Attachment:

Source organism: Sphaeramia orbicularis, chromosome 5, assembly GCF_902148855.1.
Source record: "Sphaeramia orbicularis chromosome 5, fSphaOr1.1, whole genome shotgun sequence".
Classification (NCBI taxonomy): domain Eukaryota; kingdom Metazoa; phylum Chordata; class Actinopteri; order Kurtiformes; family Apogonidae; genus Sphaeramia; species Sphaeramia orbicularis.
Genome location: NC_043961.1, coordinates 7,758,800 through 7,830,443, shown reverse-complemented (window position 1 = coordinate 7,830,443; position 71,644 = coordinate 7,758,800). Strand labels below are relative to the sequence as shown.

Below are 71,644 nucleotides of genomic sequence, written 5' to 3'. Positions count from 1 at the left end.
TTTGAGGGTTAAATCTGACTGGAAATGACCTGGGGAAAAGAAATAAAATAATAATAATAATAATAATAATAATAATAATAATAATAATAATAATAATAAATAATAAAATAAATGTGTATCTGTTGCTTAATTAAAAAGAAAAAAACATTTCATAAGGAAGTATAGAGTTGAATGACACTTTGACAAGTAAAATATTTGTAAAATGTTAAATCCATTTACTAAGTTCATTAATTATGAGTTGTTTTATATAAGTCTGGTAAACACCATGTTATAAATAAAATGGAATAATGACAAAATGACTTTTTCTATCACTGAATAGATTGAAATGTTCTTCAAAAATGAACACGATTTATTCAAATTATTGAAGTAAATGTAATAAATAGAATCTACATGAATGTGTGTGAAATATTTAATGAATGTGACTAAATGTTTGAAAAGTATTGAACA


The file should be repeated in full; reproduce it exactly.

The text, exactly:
Source organism: Sphaeramia orbicularis, chromosome 5, assembly GCF_902148855.1.
Source record: "Sphaeramia orbicularis chromosome 5, fSphaOr1.1, whole genome shotgun sequence".
Classification (NCBI taxonomy): domain Eukaryota; kingdom Metazoa; phylum Chordata; class Actinopteri; order Kurtiformes; family Apogonidae; genus Sphaeramia; species Sphaeramia orbicularis.
Genome location: NC_043961.1, coordinates 7,758,800 through 7,830,443, shown reverse-complemented (window position 1 = coordinate 7,830,443; position 71,644 = coordinate 7,758,800). Strand labels below are relative to the sequence as shown.

Below are 71,644 nucleotides of genomic sequence, written 5' to 3'. Positions count from 1 at the left end.
TTTGAGGGTTAAATCTGACTGGAAATGACCTGGGGAAAAGAAATAAAATAATAATAATAATAATAATAATAATAATAATAATAATAATAATAATAATAAATAATAAAATAAATGTGTATCTGTTGCTTAATTAAAAAGAAAAAAACATTTCATAAGGAAGTATAGAGTTGAATGACACTTTGACAAGTAAAATATTTGTAAAATGTTAAATCCATTTACTAAGTTCATTAATTATGAGTTGTTTTATATAAGTCTGGTAAACACCATGTTATAAATAAAATGGAATAATGACAAAATGACTTTTTCTATCACTGAATAGATTGAAATGTTCTTCAAAAATGAACACGATTTATTCAAATTATTGAAGTAAATGTAATAAATAGAATCTACATGAATGTGTGTGAAATATTTAATGAATGTGACTAAATGTTTGAAAAGTATTGAACA